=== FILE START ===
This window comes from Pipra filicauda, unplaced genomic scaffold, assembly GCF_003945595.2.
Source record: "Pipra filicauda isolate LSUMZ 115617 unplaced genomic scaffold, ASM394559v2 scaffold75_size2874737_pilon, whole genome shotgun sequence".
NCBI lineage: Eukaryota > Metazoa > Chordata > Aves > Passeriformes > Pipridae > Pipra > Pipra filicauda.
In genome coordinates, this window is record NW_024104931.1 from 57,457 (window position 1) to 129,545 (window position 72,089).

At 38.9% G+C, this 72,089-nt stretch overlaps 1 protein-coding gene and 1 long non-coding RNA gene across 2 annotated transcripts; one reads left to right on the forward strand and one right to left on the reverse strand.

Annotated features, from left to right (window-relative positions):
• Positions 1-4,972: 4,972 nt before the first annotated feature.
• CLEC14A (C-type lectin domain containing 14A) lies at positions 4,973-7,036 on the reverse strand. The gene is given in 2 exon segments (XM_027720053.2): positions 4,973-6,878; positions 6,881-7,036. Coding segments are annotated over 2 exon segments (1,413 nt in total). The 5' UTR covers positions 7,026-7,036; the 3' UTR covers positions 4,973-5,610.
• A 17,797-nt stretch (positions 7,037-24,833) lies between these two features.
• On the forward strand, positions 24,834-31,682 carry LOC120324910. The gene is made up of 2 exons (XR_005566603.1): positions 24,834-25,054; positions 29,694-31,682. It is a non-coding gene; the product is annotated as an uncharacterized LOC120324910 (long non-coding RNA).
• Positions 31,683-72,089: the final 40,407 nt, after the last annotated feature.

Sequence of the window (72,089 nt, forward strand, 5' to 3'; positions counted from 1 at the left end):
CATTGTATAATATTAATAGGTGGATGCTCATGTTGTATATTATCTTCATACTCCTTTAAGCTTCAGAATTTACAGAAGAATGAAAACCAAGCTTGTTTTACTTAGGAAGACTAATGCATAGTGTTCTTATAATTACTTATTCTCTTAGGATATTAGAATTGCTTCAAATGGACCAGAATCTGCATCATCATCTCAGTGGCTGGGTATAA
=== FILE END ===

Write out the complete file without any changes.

This window comes from Pipra filicauda, unplaced genomic scaffold, assembly GCF_003945595.2.
Source record: "Pipra filicauda isolate LSUMZ 115617 unplaced genomic scaffold, ASM394559v2 scaffold75_size2874737_pilon, whole genome shotgun sequence".
NCBI lineage: Eukaryota > Metazoa > Chordata > Aves > Passeriformes > Pipridae > Pipra > Pipra filicauda.
In genome coordinates, this window is record NW_024104931.1 from 57,457 (window position 1) to 129,545 (window position 72,089).

At 38.9% G+C, this 72,089-nt stretch overlaps 1 protein-coding gene and 1 long non-coding RNA gene across 2 annotated transcripts; one reads left to right on the forward strand and one right to left on the reverse strand.

Annotated features, from left to right (window-relative positions):
• Positions 1-4,972: 4,972 nt before the first annotated feature.
• CLEC14A (C-type lectin domain containing 14A) lies at positions 4,973-7,036 on the reverse strand. The gene is given in 2 exon segments (XM_027720053.2): positions 4,973-6,878; positions 6,881-7,036. Coding segments are annotated over 2 exon segments (1,413 nt in total). The 5' UTR covers positions 7,026-7,036; the 3' UTR covers positions 4,973-5,610.
• A 17,797-nt stretch (positions 7,037-24,833) lies between these two features.
• On the forward strand, positions 24,834-31,682 carry LOC120324910. The gene is made up of 2 exons (XR_005566603.1): positions 24,834-25,054; positions 29,694-31,682. It is a non-coding gene; the product is annotated as an uncharacterized LOC120324910 (long non-coding RNA).
• Positions 31,683-72,089: the final 40,407 nt, after the last annotated feature.

Sequence of the window (72,089 nt, forward strand, 5' to 3'; positions counted from 1 at the left end):
CATTGTATAATATTAATAGGTGGATGCTCATGTTGTATATTATCTTCATACTCCTTTAAGCTTCAGAATTTACAGAAGAATGAAAACCAAGCTTGTTTTACTTAGGAAGACTAATGCATAGTGTTCTTATAATTACTTATTCTCTTAGGATATTAGAATTGCTTCAAATGGACCAGAATCTGCATCATCATCTCAGTGGCTGGGTATAA